Report Finds Historic Preservation Practices Aids Colorado’s Economy
Wed, 02/01/2012 - 4:53am
DENVER—A report that examines the impacts of historic preservation practices in Colorado found that historic preservation helps to build strong communities, support a healthy job market, and a future for Colorado that is more environmentally sustainable. Today, the Colorado Historical Foundation and History Colorado released The Economic Power of Heritage and Place: How Historic Preservation is Building a Sustainable Future in Colorado, which was conducted by Clarion Associations.
The effort to gather information about the impacts of historic preservation practices in Colorado began in 1981. The report examines historic preservation activities that took place from 2005 to 2011 in the context of the 31-year research period. The report found that historic preservation practices continues to generate jobs and economic impacts, as well as highlights the beneficial ties between historic preservation and environmental sustainability practices.
Key findings include:
Since 1981, historic preservation projects in Colorado have created nearly 35,000 jobs and generated approximately $2.5 billion in direct and indirect economic impacts to Colorado’s economy.
Every $1 million spent on the preservation of buildings in Colorado generates approximately 32 new jobs.
Historic preservation projects help to enhance cultural vitality and identity, which in turn works to attract tourists and inspire community-based volunteerism.
Environmental sustainability goals can be incorporated into historic preservation practices.
“The study found that historic preservation projects tend to be more labor-intensive than new building projects, requiring the services of more specialized architects, engineers, construction workers, suppliers and support staff,” said Matt Goebel, Director of Clarion Associates and lead researcher for the report.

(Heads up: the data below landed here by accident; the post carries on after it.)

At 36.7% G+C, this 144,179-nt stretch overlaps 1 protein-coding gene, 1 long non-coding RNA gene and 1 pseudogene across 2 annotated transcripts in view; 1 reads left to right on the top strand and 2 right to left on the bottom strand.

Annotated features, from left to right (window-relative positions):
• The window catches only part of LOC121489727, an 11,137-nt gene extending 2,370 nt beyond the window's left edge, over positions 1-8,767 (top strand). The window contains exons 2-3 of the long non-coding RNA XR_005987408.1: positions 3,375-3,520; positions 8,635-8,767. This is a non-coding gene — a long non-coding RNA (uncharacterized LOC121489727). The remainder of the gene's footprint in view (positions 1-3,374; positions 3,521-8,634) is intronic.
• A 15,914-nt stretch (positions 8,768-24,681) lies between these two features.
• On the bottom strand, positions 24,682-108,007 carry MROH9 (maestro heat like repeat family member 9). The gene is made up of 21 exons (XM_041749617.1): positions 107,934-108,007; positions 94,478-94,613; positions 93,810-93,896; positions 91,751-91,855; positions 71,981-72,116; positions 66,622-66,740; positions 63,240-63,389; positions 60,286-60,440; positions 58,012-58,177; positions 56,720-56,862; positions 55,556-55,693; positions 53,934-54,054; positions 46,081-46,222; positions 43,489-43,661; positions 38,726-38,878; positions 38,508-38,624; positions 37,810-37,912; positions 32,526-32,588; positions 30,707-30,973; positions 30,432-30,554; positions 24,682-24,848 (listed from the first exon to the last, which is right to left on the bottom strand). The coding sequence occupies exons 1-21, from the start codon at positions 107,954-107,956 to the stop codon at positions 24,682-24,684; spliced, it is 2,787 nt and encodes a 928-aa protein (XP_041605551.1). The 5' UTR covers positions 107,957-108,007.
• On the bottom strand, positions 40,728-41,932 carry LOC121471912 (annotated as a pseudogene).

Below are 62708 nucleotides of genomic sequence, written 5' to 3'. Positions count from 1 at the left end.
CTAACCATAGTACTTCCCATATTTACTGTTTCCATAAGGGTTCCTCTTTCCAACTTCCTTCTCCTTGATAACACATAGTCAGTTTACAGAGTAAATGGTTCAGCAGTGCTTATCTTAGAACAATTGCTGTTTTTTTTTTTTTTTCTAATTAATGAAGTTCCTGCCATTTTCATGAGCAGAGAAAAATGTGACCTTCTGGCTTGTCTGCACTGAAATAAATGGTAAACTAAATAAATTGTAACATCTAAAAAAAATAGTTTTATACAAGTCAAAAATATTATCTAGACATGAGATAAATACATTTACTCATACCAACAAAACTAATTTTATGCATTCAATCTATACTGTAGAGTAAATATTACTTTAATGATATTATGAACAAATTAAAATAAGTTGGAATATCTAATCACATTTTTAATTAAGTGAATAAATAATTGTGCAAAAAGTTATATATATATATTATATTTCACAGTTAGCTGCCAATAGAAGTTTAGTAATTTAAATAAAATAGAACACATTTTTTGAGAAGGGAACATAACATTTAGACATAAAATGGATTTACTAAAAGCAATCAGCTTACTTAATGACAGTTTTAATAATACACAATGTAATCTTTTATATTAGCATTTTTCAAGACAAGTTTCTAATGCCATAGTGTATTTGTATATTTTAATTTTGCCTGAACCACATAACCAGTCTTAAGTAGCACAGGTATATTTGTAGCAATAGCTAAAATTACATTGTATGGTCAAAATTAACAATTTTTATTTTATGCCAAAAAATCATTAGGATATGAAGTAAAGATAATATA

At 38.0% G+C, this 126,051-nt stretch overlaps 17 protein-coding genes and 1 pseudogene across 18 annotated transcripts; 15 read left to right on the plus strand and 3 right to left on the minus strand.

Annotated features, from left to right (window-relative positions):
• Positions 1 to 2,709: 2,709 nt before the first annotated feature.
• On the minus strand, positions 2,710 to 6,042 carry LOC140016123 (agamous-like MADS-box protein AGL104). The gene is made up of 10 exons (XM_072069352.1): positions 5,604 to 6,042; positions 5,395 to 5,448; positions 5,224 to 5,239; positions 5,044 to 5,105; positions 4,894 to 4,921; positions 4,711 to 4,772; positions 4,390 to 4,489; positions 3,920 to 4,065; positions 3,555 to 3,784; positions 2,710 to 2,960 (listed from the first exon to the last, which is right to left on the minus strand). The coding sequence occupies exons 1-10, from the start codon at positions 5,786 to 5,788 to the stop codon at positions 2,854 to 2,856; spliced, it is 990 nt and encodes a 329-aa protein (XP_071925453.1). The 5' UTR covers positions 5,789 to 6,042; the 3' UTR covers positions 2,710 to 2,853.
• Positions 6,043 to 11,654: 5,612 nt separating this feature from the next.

“This report was commissioned so that we could better understand the important role of historic preservation in the economy overall and an area’s economic health and well-being—from the neighborhood and community levels to the state as a whole,” said Lane Ittelson, Executive Director of the Colorado Historical Foundation.
“This report not only highlights the impact historic preservation has on Colorado’s economy, but also why historic preservation helps boost the vitality of a community through strengthening its sense of identity, opportunities for environmental sustainability and for heritage tourism,” said Ed Nichols, Colorado’s State Historic Preservation Officer.
About the Colorado Historical Foundation and History Colorado
The Colorado Historical Foundation is a private nonprofit organization that was established in 1965 to support history and preservation projects. For more information visit www.cohf.org
Established in 1879, the Colorado Historical Society – now known as History Colorado -- offers the public access to cultural and heritage resources of Colorado, including statewide museums and special programs for individuals and families, collection stewardship of Colorado’s historic treasures, educational resources for schools, students and teachers, services related to preservation, archaeology and history, and a research library.
The State Historical Fund (SHF), a program of History Colorado, awards grants to public and non-profit organizations to preserve Colorado’s architectural and archaeological treasures for public benefit. SHF receives funds for grants through a portion of tax revenues from limited-stakes gaming in the towns of Cripple Creek, Central City, and Black Hawk.
History Colorado is headquartered in the History Colorado Center, 1200 Broadway, Denver, CO 80203. For more information, visit www.HistoryColorado.org or call (303) HISTORY.